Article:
The last parameter should specify either a jar file containing the compiled classes or be a list of the .java files you intend to compile. Here’s where rapc gets really interesting. If you precompile your “.java” files you had better be certain you run the RIM preverify tool against these class files prior to invoking the compiler. Also I will repeat that you must use the same (or earlier) version preverify as your target platform. For eg., if you intend to target Blackberry devices running a 4.2.2 OS you should use both RIM’s rapc and preverify tools from the JDE version 4.2.2 or earlier. If you don’t pay attention to this step your product will work just fine until it’s time to ship… at which time you’ll experience weird, impossible to track/reproduce on a developer workstation, errors. (I said this before didn’t I?) Rapc is very picky here and the behavior varies between versions. It first calls out to javac assuming that the Java compiler is in the PATH. It then passes the output from javac to preverify. Note that in JDE 4.3.0 both “.java” source compiling and preverification is done from within the rapc.jar while earlier versions of rapc call out to the command line using the command “preverify” (not “preverify.exe”… this is an important distinction) and passing standard preverify parameters. Finally it creates the final “.cod” that will run on the device. What is included in the cod file depends on what is passed on the command line and what’s available from the working directory. For instance, your application icon (and I found this through trial and error) must be locatable from the working directory unless you specify an absolute path in the jad file. If you compile a jar file (not recommended for rapc prior to 4.3.0) then everything in that jar file (images, multimedia files, application resources, etc.) will be included in the final cod file. If you compile “.java” files directly from rapc then no application resources will make it into the final output cod file, only the compiled .class files will be there (along with the application icon specified in the jad if it can be found from the working directory). It took a lot of banging my head to figure this out. Finally instead of a jar file or space delimited list of “.java” files, you can specify a text file that lists (new line delimited style) all of the “.java” files you wish to pass to the compiler. This is a potential work-around to command line size restrictions that may be present on some versions of Windows. This file should be given with an @ prefix. For eg. if your have a MyApp.txt file then the last parameter for rapc will be @MyApp.txt. This is the preferred method of giving files to rapc because as your application grows so will the list of files.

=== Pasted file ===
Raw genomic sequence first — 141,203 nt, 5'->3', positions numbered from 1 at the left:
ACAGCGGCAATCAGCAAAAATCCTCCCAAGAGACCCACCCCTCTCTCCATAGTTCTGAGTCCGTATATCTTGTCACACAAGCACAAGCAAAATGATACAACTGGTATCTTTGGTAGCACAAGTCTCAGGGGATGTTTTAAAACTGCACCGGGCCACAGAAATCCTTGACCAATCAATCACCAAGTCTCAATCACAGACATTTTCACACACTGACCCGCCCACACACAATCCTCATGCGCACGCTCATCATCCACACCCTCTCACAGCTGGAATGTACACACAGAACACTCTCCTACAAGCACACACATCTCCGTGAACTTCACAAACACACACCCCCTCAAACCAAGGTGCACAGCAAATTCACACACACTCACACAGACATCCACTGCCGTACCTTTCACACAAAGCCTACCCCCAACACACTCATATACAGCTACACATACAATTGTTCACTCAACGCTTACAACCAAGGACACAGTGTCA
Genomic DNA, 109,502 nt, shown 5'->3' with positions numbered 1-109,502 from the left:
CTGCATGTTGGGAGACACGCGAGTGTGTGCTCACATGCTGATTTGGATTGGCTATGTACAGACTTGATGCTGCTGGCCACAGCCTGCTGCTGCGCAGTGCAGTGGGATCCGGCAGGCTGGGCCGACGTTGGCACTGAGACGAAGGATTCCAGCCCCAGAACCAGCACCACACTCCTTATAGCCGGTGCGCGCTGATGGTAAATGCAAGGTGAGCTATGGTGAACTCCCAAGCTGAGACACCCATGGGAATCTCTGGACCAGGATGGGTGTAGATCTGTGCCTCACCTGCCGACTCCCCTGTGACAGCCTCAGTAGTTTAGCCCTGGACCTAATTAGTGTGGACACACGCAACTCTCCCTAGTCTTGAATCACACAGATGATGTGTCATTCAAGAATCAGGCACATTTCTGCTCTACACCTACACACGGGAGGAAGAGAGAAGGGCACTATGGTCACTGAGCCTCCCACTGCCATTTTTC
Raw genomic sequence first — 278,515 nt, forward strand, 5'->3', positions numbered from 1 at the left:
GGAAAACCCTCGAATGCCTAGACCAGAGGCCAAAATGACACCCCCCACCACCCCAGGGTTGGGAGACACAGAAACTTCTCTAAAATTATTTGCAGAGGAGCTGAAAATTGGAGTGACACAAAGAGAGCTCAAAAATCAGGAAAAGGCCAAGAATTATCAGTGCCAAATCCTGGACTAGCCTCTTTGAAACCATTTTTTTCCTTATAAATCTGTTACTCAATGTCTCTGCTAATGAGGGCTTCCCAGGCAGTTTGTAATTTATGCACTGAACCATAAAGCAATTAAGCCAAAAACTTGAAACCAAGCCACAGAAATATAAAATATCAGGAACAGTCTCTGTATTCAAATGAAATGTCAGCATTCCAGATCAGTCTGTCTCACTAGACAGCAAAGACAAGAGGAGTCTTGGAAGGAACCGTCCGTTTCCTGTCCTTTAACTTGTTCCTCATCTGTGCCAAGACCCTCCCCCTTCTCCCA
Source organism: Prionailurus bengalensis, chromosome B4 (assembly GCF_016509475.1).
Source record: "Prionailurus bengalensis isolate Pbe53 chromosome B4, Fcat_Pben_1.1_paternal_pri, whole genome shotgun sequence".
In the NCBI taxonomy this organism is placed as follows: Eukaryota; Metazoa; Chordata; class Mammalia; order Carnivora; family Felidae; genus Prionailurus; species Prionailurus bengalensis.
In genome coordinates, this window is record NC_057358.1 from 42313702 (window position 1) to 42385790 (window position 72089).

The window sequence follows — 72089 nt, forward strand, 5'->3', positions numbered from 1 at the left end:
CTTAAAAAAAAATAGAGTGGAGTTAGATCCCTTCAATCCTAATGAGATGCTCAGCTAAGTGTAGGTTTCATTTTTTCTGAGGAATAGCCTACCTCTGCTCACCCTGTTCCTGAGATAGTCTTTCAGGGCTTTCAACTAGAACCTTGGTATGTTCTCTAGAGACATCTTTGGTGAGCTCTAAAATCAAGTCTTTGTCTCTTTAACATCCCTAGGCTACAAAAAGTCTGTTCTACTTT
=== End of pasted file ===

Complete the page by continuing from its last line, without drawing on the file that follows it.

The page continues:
One last got’cha I found was with trying to use rapc.jar directly instead of rapc.exe. If you are running a JDE earlier than 4.3.0 then you’ll get into trouble here because there is a secret parameter passed from rapc.exe that RIM won’t tell me about. Because the command line syntax for the jar is identical to the command line syntax for the “.exe” you can almost get away with it but because of a secret exchange happening between the Jar and exe you’ll get undefined behavior and weird errors in certain circumstances. This last gotcha is what makes it impossible to compile on an OS other than Windows while targeting a RIM OS earlier than 4.3.0.